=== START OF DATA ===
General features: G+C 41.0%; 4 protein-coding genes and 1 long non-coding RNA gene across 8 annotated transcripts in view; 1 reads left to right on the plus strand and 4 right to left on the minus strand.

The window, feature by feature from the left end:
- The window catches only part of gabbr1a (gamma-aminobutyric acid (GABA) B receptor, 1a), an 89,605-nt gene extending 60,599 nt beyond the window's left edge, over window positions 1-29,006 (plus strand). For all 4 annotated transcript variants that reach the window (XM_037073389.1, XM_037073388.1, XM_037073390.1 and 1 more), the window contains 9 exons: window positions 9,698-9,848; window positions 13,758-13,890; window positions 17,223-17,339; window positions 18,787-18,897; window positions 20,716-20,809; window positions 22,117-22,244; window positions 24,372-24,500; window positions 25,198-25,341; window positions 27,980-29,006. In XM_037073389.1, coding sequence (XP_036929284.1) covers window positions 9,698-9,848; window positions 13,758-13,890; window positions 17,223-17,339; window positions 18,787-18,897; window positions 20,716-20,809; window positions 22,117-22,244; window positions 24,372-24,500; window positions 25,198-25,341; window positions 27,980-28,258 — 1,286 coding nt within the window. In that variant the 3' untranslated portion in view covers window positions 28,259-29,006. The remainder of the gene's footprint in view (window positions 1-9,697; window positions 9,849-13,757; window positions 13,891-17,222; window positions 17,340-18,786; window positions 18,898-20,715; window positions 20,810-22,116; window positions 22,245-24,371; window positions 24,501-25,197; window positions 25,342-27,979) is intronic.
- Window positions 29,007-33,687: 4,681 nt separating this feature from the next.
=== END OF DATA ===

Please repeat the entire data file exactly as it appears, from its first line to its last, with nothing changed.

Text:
General features: G+C 41.0%; 4 protein-coding genes and 1 long non-coding RNA gene across 8 annotated transcripts in view; 1 reads left to right on the plus strand and 4 right to left on the minus strand.

The window, feature by feature from the left end:
- The window catches only part of gabbr1a (gamma-aminobutyric acid (GABA) B receptor, 1a), an 89,605-nt gene extending 60,599 nt beyond the window's left edge, over window positions 1-29,006 (plus strand). For all 4 annotated transcript variants that reach the window (XM_037073389.1, XM_037073388.1, XM_037073390.1 and 1 more), the window contains 9 exons: window positions 9,698-9,848; window positions 13,758-13,890; window positions 17,223-17,339; window positions 18,787-18,897; window positions 20,716-20,809; window positions 22,117-22,244; window positions 24,372-24,500; window positions 25,198-25,341; window positions 27,980-29,006. In XM_037073389.1, coding sequence (XP_036929284.1) covers window positions 9,698-9,848; window positions 13,758-13,890; window positions 17,223-17,339; window positions 18,787-18,897; window positions 20,716-20,809; window positions 22,117-22,244; window positions 24,372-24,500; window positions 25,198-25,341; window positions 27,980-28,258 — 1,286 coding nt within the window. In that variant the 3' untranslated portion in view covers window positions 28,259-29,006. The remainder of the gene's footprint in view (window positions 1-9,697; window positions 9,849-13,757; window positions 13,891-17,222; window positions 17,340-18,786; window positions 18,898-20,715; window positions 20,810-22,116; window positions 22,245-24,371; window positions 24,501-25,197; window positions 25,342-27,979) is intronic.
- Window positions 29,007-33,687: 4,681 nt separating this feature from the next.